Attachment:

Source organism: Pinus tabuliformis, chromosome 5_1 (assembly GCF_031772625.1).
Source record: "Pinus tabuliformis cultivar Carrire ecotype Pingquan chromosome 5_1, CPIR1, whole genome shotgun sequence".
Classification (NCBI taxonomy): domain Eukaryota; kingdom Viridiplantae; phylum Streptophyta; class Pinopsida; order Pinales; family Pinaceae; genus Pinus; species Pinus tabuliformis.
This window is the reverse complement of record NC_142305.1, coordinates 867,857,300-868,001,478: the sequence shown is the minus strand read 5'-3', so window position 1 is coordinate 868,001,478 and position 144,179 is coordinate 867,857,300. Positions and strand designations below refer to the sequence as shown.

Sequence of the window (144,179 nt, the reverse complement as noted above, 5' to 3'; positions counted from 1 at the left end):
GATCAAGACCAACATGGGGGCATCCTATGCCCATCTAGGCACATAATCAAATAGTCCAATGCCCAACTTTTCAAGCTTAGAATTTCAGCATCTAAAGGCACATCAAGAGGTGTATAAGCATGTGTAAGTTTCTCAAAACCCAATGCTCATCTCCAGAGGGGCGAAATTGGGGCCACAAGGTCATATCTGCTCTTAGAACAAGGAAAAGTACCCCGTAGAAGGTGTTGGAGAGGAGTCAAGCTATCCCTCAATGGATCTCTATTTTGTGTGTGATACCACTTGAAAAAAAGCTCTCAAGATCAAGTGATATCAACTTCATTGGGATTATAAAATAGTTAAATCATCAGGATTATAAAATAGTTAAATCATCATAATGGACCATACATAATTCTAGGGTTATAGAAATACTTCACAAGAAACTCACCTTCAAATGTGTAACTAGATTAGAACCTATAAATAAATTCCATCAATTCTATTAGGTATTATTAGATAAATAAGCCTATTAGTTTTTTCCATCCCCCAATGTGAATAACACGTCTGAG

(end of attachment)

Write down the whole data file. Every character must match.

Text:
Source organism: Pinus tabuliformis, chromosome 5_1 (assembly GCF_031772625.1).
Source record: "Pinus tabuliformis cultivar Carrire ecotype Pingquan chromosome 5_1, CPIR1, whole genome shotgun sequence".
Classification (NCBI taxonomy): domain Eukaryota; kingdom Viridiplantae; phylum Streptophyta; class Pinopsida; order Pinales; family Pinaceae; genus Pinus; species Pinus tabuliformis.
This window is the reverse complement of record NC_142305.1, coordinates 867,857,300-868,001,478: the sequence shown is the minus strand read 5'-3', so window position 1 is coordinate 868,001,478 and position 144,179 is coordinate 867,857,300. Positions and strand designations below refer to the sequence as shown.

Sequence of the window (144,179 nt, the reverse complement as noted above, 5' to 3'; positions counted from 1 at the left end):
GATCAAGACCAACATGGGGGCATCCTATGCCCATCTAGGCACATAATCAAATAGTCCAATGCCCAACTTTTCAAGCTTAGAATTTCAGCATCTAAAGGCACATCAAGAGGTGTATAAGCATGTGTAAGTTTCTCAAAACCCAATGCTCATCTCCAGAGGGGCGAAATTGGGGCCACAAGGTCATATCTGCTCTTAGAACAAGGAAAAGTACCCCGTAGAAGGTGTTGGAGAGGAGTCAAGCTATCCCTCAATGGATCTCTATTTTGTGTGTGATACCACTTGAAAAAAAGCTCTCAAGATCAAGTGATATCAACTTCATTGGGATTATAAAATAGTTAAATCATCAGGATTATAAAATAGTTAAATCATCATAATGGACCATACATAATTCTAGGGTTATAGAAATACTTCACAAGAAACTCACCTTCAAATGTGTAACTAGATTAGAACCTATAAATAAATTCCATCAATTCTATTAGGTATTATTAGATAAATAAGCCTATTAGTTTTTTCCATCCCCCAATGTGAATAACACGTCTGAG